Differential privacy is used in tandem with technologies to develop secure databases across a variety of fields. With internet access widely available in many communities and data sources available for purchase, differential privacy is becoming ever more valuable. Implementation of differential privacy gets more complicated with advancing technologies. Privacy concerns raised by smart cities (PDF, 4 MB) could be solved by differential privacy, but implementing it across interconnected devices can be challenging.

Challenges and Limitations of Differential Privacy

Using Laplace noise helps disguise data, but too much noise renders data useless for analysis. Differential privacy is designed for interactive statistical queries made to a database. This means that the presence or absence of a single user’s data should not affect the results of a query to the data set. Small amounts of noise are required for averages and general conclusions derived from analysis. Queries returning specific records need substantially more noise.

The US Census Bureau used differential privacy to disseminate the 2020 census results. Using differential privacy in this context poses a challenge. Census data does not require masking respondent characteristics, something differential privacy does well, but data users must not be able to identify individual respondents.

Microdata, or individual data derived from real people, can challenge the core of differential privacy. The smaller the set of data points collected, the easier it is to identify individual participants.

Continuous data collection also imposes limits on the use of differential privacy. If the differentially private data is published in multiple instances over time, knowing when a user’s data was added allows adversaries to pinpoint their data.

Steps Needed to Implement Differential Privacy

To successfully implement differential privacy into a data set, the process requires smart decisions. Mathematicians designing and implementing differential privacy algorithms weigh accuracy of data against privacy of the users. The amount of noise added to a data set depends on how sensitive the information is. It’s necessary to maintain the granularity of data, especially for data sets with diverse use cases.

An example of implementation of differential privacy into a technology is machine learning. Machine learning algorithms cannot encode general patterns without also gathering specific user data. They cannot determine that smokers are more likely to have lung cancer without learning that Jane Doe, who participated, smokes and has cancer.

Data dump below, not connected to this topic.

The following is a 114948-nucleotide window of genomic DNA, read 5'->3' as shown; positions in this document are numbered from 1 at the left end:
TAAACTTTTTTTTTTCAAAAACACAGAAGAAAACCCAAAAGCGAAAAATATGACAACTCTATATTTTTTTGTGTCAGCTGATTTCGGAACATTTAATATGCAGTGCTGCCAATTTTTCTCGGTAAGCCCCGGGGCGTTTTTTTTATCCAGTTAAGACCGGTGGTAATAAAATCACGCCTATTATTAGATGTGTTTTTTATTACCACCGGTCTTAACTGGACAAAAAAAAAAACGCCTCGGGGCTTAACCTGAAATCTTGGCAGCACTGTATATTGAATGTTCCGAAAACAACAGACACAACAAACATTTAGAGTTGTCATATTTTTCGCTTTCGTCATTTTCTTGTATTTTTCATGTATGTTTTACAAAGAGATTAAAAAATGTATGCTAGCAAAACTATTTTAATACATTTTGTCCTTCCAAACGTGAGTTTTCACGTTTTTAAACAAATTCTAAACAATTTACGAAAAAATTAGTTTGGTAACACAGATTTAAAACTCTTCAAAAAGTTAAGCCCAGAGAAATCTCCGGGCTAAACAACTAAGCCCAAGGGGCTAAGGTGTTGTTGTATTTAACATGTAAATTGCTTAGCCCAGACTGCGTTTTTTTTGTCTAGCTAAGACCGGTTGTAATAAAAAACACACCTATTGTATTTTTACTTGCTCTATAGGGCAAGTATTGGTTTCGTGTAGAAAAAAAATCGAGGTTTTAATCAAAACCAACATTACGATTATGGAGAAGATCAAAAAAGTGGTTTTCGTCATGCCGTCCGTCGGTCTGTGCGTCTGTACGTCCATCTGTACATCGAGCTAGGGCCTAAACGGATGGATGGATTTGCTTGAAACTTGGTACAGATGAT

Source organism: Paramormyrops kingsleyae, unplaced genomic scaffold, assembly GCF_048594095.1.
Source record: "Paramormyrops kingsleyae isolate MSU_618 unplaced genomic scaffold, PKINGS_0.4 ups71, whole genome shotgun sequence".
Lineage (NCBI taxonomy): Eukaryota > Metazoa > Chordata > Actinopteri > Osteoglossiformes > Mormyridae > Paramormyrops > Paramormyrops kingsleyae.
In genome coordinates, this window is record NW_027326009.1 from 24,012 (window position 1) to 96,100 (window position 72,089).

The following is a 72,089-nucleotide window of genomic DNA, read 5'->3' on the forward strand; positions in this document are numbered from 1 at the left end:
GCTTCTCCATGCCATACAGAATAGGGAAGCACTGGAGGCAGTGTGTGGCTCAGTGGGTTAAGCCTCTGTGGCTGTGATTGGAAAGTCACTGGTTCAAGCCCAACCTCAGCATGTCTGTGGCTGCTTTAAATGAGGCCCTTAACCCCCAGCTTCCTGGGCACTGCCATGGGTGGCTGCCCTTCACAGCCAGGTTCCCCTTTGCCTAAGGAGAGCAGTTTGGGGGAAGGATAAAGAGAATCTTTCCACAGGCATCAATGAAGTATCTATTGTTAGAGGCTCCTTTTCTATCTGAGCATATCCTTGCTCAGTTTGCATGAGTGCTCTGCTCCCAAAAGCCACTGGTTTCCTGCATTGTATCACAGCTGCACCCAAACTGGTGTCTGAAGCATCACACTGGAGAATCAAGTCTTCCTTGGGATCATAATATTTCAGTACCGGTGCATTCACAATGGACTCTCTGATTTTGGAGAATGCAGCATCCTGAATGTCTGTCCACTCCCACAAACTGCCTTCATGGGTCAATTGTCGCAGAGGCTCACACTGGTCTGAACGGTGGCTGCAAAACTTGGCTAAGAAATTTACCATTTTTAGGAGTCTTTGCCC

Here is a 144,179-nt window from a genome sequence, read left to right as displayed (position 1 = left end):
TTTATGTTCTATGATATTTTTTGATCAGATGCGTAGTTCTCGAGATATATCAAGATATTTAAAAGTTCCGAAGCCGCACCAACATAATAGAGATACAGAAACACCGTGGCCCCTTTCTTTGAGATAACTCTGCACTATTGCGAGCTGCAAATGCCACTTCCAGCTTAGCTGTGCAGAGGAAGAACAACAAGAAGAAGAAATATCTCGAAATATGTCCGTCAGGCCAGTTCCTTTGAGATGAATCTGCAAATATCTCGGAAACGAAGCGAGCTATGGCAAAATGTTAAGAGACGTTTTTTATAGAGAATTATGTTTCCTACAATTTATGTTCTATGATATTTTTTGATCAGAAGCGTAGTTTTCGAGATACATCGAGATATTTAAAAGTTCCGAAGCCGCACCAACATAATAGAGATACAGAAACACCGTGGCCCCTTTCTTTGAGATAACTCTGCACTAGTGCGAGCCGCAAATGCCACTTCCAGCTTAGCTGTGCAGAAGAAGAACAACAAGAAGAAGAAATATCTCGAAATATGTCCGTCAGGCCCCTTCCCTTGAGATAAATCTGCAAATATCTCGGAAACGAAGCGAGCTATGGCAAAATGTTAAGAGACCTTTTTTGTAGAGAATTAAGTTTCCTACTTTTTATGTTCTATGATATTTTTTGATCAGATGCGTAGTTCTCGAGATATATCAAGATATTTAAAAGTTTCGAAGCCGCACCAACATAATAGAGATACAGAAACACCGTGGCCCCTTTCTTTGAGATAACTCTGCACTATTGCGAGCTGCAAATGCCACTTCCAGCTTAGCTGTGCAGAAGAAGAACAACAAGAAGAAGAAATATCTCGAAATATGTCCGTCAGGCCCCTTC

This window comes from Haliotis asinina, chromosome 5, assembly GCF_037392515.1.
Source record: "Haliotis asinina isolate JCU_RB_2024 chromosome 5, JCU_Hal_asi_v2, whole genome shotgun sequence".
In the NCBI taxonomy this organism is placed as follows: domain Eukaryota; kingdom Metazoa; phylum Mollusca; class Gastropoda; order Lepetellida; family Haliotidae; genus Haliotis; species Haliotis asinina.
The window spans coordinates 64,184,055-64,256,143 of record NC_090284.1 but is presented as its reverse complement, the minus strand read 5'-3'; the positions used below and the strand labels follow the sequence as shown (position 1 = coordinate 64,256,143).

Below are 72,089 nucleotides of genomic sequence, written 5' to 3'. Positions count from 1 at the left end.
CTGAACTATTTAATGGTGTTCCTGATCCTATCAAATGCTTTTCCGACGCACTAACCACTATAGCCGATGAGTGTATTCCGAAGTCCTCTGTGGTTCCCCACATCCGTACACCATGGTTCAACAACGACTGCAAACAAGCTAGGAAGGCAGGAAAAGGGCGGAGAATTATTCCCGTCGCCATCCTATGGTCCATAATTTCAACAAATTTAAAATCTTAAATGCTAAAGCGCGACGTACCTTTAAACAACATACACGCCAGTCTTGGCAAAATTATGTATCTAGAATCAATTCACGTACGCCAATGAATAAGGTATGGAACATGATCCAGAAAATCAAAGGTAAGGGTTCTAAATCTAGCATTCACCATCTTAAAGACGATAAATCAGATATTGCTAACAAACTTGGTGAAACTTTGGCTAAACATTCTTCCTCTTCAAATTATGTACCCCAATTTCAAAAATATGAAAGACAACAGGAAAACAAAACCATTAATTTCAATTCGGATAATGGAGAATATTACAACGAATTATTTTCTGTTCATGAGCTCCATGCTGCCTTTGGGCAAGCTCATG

To make machine learning a differentially private algorithm, a method called Model Agnostic Private Learning can be used. This process is designed to work across many platforms and assumes access to a limited amount of public data. The goal of this process is to provide a private data set that is safe to publish.

The Need for a Mathematical Definition of Privacy

Privacy can have a variety of ambiguous definitions. Privacy might be defined differently in separate fields. For differential privacy to have value, privacy must be rigidly defined. Any definition of privacy must be mathematically rigorous, so technologies like machine learning can utilize it. The mathematics allow for universal use of the term privacy when it comes to protecting user data. Fields like social science that analyze big data sets can rely on the mathematical definition of privacy.


Use Cases for Differential Privacy

Differential privacy can be used in a variety of fields to ensure data privacy. The US 2020 Census used differential privacy, and it is being applied in machine learning and a variety of other fields.

Broad Use Cases for Differential Privacy

Current and upcoming technologies are making data collection and data traffic more common. One major example of this is the advent of 5G and 5G connectivity. 5G will make it easier to collect statistical information from user behavior than ever before. Differential privacy can be used to keep this data relevant while protecting the data user.

Differential privacy is also broadly usable in the mathematics of new and emerging technologies. The mathematical framework of differential privacy is useful for machine learning, deep learning algorithms, the neural network, and more.

Advantages of Differential Privacy Over Other Privacy Measures

There are many advantages of using differential privacy, the most obvious of which is protecting the identities of the users within data sets. The exponential mechanism will reliably provide differentially private data when a data set is queried.

With differential privacy, privacy loss is controllable and can be measured. Differential privacy is more resistant to privacy attacks on the basis of auxiliary information, or information from separately available data sets. In general, differential privacy protects personal data far better than traditional methods while enabling data mining and statistics queries.

Why Differential Privacy Is a Game Changer

Differential privacy allows large data sets to be useful without endangering the contributors of the data set. Because noise is added and random data is pulled, the result is equitable analysis and improved security.

Differential privacy techniques can be used across multiple fields of study, and because user privacy is mathematically defined, these fields can work together without confusion. Thus, differential privacy benefits both data users and data scientists who analyze private information.


Differential Privacy in the Future

Differential privacy is the foundation for the future of data privacy. Mathematicians and scientists are already building on the Laplace and exponential mechanisms to create more complicated privacy algorithms. Engineers are incorporating differential privacy into machine learning for satellite antennae. Companies and governments are using differential privacy to help keep individuals safe from a data breach or privacy budget loss. Differential privacy provides the potential for more privacy at a time when more data is readily available for study and analysis.

Interested in joining IEEE Digital Privacy? IEEE Digital Privacy is an IEEE-wide effort dedicated to champion the digital privacy needs of the individuals. This initiative strives to bring the voice of technologists to the digital privacy discussion and solutions, incorporating a holistic approach to address privacy that also includes economic, legal, and social perspectives. Join the IEEE Digital Privacy Community to stay involved with the initiative program activities and connect with others in the field.